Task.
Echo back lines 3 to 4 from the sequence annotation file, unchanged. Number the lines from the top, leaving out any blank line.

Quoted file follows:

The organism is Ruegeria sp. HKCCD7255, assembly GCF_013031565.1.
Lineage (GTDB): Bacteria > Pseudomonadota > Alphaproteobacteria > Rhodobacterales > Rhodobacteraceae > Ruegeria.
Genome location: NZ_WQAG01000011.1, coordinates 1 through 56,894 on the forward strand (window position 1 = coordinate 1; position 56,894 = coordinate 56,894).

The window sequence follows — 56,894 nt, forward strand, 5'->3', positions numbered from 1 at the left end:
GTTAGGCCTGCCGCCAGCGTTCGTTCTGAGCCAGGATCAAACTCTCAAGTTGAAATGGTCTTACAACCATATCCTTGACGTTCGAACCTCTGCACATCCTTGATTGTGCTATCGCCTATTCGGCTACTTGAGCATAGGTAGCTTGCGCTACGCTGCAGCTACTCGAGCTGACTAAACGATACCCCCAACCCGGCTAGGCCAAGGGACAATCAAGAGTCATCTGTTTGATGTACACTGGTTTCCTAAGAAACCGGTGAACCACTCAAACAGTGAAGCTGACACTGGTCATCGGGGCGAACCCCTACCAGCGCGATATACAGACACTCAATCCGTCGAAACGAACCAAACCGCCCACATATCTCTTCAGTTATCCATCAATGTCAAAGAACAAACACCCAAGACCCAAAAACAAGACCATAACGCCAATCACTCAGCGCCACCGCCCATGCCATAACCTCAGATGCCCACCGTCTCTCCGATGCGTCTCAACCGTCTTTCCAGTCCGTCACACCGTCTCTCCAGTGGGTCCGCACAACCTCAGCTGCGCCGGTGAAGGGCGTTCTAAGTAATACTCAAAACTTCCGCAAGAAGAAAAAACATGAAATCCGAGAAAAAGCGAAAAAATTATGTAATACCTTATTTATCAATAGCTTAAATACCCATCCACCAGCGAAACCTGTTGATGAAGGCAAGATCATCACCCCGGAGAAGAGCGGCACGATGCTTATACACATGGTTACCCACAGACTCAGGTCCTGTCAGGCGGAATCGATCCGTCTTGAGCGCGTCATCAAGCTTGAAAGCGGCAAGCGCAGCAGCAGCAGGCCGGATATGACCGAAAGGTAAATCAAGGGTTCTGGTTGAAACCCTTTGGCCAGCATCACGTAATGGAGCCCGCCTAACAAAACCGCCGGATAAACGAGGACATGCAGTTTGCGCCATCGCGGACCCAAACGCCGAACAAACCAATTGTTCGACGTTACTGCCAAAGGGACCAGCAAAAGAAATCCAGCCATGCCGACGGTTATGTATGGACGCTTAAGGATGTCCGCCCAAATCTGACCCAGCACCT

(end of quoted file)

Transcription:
Genome location: NZ_WQAG01000011.1, coordinates 1 through 56,894 on the forward strand (window position 1 = coordinate 1; position 56,894 = coordinate 56,894).

The window sequence follows — 56,894 nt, forward strand, 5'->3', positions numbered from 1 at the left end: